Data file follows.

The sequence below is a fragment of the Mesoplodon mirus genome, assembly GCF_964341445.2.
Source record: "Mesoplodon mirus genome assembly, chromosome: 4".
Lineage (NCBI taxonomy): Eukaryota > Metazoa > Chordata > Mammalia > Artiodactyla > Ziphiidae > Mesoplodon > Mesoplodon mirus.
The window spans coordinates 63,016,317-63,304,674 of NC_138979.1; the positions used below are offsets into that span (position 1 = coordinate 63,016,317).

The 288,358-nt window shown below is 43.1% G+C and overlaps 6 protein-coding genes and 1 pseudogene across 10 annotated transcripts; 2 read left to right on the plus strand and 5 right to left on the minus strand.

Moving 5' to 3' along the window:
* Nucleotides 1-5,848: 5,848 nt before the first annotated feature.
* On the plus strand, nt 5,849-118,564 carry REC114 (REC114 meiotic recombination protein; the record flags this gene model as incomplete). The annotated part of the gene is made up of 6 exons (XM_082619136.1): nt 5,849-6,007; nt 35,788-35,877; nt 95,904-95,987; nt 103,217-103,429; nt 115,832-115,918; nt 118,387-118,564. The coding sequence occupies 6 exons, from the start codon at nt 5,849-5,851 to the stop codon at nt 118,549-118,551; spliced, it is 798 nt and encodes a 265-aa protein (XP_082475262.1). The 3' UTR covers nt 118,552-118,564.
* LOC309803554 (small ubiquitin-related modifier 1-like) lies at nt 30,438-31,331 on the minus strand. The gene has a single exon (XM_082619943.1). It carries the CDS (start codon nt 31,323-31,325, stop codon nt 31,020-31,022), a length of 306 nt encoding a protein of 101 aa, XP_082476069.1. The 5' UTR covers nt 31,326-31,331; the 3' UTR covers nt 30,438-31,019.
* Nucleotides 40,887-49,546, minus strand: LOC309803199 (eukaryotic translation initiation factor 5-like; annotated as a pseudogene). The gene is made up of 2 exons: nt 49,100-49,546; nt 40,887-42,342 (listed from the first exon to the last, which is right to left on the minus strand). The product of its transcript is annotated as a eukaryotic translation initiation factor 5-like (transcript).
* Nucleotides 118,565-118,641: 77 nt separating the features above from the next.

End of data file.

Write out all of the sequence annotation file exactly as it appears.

The sequence below is a fragment of the Mesoplodon mirus genome, assembly GCF_964341445.2.
Source record: "Mesoplodon mirus genome assembly, chromosome: 4".
Lineage (NCBI taxonomy): Eukaryota > Metazoa > Chordata > Mammalia > Artiodactyla > Ziphiidae > Mesoplodon > Mesoplodon mirus.
The window spans coordinates 63,016,317-63,304,674 of NC_138979.1; the positions used below are offsets into that span (position 1 = coordinate 63,016,317).

The 288,358-nt window shown below is 43.1% G+C and overlaps 6 protein-coding genes and 1 pseudogene across 10 annotated transcripts; 2 read left to right on the plus strand and 5 right to left on the minus strand.

Moving 5' to 3' along the window:
* Nucleotides 1-5,848: 5,848 nt before the first annotated feature.
* On the plus strand, nt 5,849-118,564 carry REC114 (REC114 meiotic recombination protein; the record flags this gene model as incomplete). The annotated part of the gene is made up of 6 exons (XM_082619136.1): nt 5,849-6,007; nt 35,788-35,877; nt 95,904-95,987; nt 103,217-103,429; nt 115,832-115,918; nt 118,387-118,564. The coding sequence occupies 6 exons, from the start codon at nt 5,849-5,851 to the stop codon at nt 118,549-118,551; spliced, it is 798 nt and encodes a 265-aa protein (XP_082475262.1). The 3' UTR covers nt 118,552-118,564.
* LOC309803554 (small ubiquitin-related modifier 1-like) lies at nt 30,438-31,331 on the minus strand. The gene has a single exon (XM_082619943.1). It carries the CDS (start codon nt 31,323-31,325, stop codon nt 31,020-31,022), a length of 306 nt encoding a protein of 101 aa, XP_082476069.1. The 5' UTR covers nt 31,326-31,331; the 3' UTR covers nt 30,438-31,019.
* Nucleotides 40,887-49,546, minus strand: LOC309803199 (eukaryotic translation initiation factor 5-like; annotated as a pseudogene). The gene is made up of 2 exons: nt 49,100-49,546; nt 40,887-42,342 (listed from the first exon to the last, which is right to left on the minus strand). The product of its transcript is annotated as a eukaryotic translation initiation factor 5-like (transcript).
* Nucleotides 118,565-118,641: 77 nt separating the features above from the next.